Everyday Urbanity

Project description

When developing urban settlements we do not start with a clean sheet but need to proceed on terms of the existing and continuously changing city. Parts of an agglomeration need to be seen as everyday life settings, which different user groups have a particular relation with. This relation is built through the usage of the areas, by moving in and passing through certain places, by using services etc. The Everyday Urbanity -project clang to this relation with the help of existing data sources in transport and mobility research as well as with new data that was acquired through the softGIS-questionnaires. Here the softGIS-method was used to study urban ways of life, while maintaining the connection with built environment and settlement structure.

The project had three themes: 1) smooth, 2) diverse and 3) healthy everyday life. The first one was about the conditions of everyday mobility and service usage. Here we  also identified certain user profiles within the studied areas. The second theme referred to the need to base the development of existing settlements on rich information on and by the inhabitants of the area, the users of the environments. This part was realized in close cooperation with concrete planning projects to ensure the usefulness of the results. The third theme advanced the ongoing discussion about the possibilities to promote healthy life with planning solutions that encourage personal mobility. Each of the three themes related to a pair of pilot areas.

In the cities of Helsinki and Tampere we studied the smoothness of everyday mobility. In  Kuninkaankolmio in Helsinki metropolitan area we studied the participants perspectives in a area under development concentrating e.g.  on the use of inter-municipal services. Finally, in cities of Kauhajoki (Finland) and Bendigo (Australia) we studied the perspective of children and young people to the health promotive everyday life.

Research themes

Active living and urban lifestyles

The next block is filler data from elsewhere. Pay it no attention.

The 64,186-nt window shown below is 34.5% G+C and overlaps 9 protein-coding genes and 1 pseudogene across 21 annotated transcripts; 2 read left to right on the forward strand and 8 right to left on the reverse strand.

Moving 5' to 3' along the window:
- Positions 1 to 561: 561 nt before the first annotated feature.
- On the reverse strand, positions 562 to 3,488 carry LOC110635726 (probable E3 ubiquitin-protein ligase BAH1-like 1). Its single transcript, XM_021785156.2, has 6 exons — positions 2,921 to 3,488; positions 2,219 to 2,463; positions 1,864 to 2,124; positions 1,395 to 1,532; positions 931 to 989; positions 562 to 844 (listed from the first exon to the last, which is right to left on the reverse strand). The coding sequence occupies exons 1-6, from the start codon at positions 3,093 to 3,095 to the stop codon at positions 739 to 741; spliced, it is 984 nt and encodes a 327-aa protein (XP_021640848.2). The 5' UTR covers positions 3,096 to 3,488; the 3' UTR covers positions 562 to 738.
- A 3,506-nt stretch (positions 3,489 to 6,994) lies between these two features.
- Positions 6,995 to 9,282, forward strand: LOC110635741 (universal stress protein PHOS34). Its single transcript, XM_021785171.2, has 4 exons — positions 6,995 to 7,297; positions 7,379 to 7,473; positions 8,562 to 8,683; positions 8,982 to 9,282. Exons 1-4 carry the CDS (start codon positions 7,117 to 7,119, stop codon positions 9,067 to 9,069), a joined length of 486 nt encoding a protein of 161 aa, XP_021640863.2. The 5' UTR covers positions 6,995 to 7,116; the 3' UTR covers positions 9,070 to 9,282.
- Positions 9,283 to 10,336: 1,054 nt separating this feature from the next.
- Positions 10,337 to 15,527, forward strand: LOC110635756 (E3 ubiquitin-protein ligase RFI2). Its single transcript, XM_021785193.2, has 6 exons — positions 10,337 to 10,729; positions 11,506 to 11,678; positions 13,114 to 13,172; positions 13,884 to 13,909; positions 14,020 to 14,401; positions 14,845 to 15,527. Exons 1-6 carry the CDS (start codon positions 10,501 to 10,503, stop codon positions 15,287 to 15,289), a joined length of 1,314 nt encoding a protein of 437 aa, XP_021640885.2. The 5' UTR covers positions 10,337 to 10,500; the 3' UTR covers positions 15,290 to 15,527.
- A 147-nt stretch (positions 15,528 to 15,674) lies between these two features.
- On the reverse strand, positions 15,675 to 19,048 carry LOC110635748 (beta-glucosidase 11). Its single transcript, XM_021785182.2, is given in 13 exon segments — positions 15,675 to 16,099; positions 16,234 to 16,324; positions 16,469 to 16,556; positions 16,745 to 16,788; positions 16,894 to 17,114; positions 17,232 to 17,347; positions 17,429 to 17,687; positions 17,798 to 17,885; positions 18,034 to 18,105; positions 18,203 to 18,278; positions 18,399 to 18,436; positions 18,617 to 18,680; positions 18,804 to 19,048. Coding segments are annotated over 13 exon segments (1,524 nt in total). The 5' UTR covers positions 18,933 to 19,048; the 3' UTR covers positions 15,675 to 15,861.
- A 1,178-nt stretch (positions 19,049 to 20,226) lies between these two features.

Participatory planning

Child and age-friendly environments

Project details

  • Start date:
    January 1, 2011
  • End date:
    December 31, 2012
  • Location:
    Helsinki, Tampere, Kuninkaankolmio, Kauhajoki, Bendigo
  • Funded by:
    TEKES (the Finnish Funding Agency for Technology and Innovation)
  • Objectives:

Project contact

Marketta Kyttä

Team members

  • Kaisa Schmidt-Thome
  • Hanna Kalenoja
  • Anna Broberg
  • Mohammad Haybatollahi
  • Tiina Laatikainen

Participating partners

Michal Czepkiewicz

University of Iceland

Sirkku Wallin

Aalto University

Jonna Kangasoja

Aalto University

Julie Rudner

La Trobe University

Greg Brown

University of Queensland

Maria Salonen

University of Helsinki

Tuuli Toivonen

University of Helsinki

Related publications

Hasanzadeh K., Kyttä, M., & Brown, G. (2019). Beyond housing preferences: Urban structure and actualisation of residential area preferences. Urban Science, 3, 1-17. doi.org/10.3390/urbansci3010021

Salonen, M., Broberg, A., Kyttä, M., & Toivonen, T. (2014). Do suburban residents prefer the fastest or low-carbon travel modes? Combining public participation GIS and multimodal travel time analysis for daily mobility research.  Applied Geography, 53, 438–448. doi.org/10.1016/j.apgeog.2014.06.028

Schmidt-Thomé, K., Haybatollahi, M., Kyttä, M., & Korpi, J. (2013). The environmental prospects of urban densification in the light of place-based data from the residents of Kuninkaankolmio. Environment Research Letters, 8, 1-11. doi.org/10.1088/1748-9326/8/2/025020

Schmidt-Thome, K., Wallin, S., Laatikainen, T., Kangasoja, J. & Kyttä, M. (2014). Exploring the use of PPGIS in self-organizing urban development: Case softGIS in Pacific Beach. Journal of Community Informatics, 10(3). beautifulpb.com/wp-content/uploads/2014/12/the-journal-of-community-informatics.pdf

Haybatollahi, M., Czepkiewicz, M., Laatikainen, T., & Kyttä, M. (2015). Neighbourhood preferences, active travel behaviour, and built environment: An exploratory study. Transportation Research Part F: Traffic Psychology and Behaviour, 29, 57–69. doi.org/10.1016/j.trf.2015.01.001

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